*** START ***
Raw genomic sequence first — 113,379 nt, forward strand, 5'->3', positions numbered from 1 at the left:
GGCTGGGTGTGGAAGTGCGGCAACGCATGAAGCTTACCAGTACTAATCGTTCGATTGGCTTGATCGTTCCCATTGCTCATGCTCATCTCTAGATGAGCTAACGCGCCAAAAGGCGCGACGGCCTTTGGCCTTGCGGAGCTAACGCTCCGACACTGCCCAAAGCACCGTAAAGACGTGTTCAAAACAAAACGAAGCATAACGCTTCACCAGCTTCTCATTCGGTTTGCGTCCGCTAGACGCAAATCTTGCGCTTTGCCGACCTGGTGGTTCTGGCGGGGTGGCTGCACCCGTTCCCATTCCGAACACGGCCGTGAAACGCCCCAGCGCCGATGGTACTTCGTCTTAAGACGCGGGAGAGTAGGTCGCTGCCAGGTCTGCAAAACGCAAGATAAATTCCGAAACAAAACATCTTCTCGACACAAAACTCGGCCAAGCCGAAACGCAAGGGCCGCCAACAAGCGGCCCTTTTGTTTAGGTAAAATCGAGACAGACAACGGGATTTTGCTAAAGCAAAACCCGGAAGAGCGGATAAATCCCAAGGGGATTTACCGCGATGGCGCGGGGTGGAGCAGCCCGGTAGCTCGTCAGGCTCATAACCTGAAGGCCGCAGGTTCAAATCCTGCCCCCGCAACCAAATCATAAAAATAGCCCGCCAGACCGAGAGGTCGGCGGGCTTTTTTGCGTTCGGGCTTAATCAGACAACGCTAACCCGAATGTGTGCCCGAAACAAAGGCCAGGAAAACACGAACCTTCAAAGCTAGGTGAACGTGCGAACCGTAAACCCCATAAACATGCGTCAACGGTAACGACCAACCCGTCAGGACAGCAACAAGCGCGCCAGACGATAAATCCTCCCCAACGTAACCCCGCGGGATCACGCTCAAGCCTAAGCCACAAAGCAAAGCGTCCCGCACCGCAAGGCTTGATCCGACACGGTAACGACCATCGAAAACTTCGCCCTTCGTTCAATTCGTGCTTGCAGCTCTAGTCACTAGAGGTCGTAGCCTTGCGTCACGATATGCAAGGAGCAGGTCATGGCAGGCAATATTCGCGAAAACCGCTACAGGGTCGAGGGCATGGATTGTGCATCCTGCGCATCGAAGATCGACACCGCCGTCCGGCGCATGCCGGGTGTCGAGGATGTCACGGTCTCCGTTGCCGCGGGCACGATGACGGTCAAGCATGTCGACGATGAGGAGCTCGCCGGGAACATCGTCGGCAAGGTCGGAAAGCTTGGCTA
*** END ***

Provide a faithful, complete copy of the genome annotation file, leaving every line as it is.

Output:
Raw genomic sequence first — 113,379 nt, forward strand, 5'->3', positions numbered from 1 at the left:
GGCTGGGTGTGGAAGTGCGGCAACGCATGAAGCTTACCAGTACTAATCGTTCGATTGGCTTGATCGTTCCCATTGCTCATGCTCATCTCTAGATGAGCTAACGCGCCAAAAGGCGCGACGGCCTTTGGCCTTGCGGAGCTAACGCTCCGACACTGCCCAAAGCACCGTAAAGACGTGTTCAAAACAAAACGAAGCATAACGCTTCACCAGCTTCTCATTCGGTTTGCGTCCGCTAGACGCAAATCTTGCGCTTTGCCGACCTGGTGGTTCTGGCGGGGTGGCTGCACCCGTTCCCATTCCGAACACGGCCGTGAAACGCCCCAGCGCCGATGGTACTTCGTCTTAAGACGCGGGAGAGTAGGTCGCTGCCAGGTCTGCAAAACGCAAGATAAATTCCGAAACAAAACATCTTCTCGACACAAAACTCGGCCAAGCCGAAACGCAAGGGCCGCCAACAAGCGGCCCTTTTGTTTAGGTAAAATCGAGACAGACAACGGGATTTTGCTAAAGCAAAACCCGGAAGAGCGGATAAATCCCAAGGGGATTTACCGCGATGGCGCGGGGTGGAGCAGCCCGGTAGCTCGTCAGGCTCATAACCTGAAGGCCGCAGGTTCAAATCCTGCCCCCGCAACCAAATCATAAAAATAGCCCGCCAGACCGAGAGGTCGGCGGGCTTTTTTGCGTTCGGGCTTAATCAGACAACGCTAACCCGAATGTGTGCCCGAAACAAAGGCCAGGAAAACACGAACCTTCAAAGCTAGGTGAACGTGCGAACCGTAAACCCCATAAACATGCGTCAACGGTAACGACCAACCCGTCAGGACAGCAACAAGCGCGCCAGACGATAAATCCTCCCCAACGTAACCCCGCGGGATCACGCTCAAGCCTAAGCCACAAAGCAAAGCGTCCCGCACCGCAAGGCTTGATCCGACACGGTAACGACCATCGAAAACTTCGCCCTTCGTTCAATTCGTGCTTGCAGCTCTAGTCACTAGAGGTCGTAGCCTTGCGTCACGATATGCAAGGAGCAGGTCATGGCAGGCAATATTCGCGAAAACCGCTACAGGGTCGAGGGCATGGATTGTGCATCCTGCGCATCGAAGATCGACACCGCCGTCCGGCGCATGCCGGGTGTCGAGGATGTCACGGTCTCCGTTGCCGCGGGCACGATGACGGTCAAGCATGTCGACGATGAGGAGCTCGCCGGGAACATCGTCGGCAAGGTCGGAAAGCTTGGCTA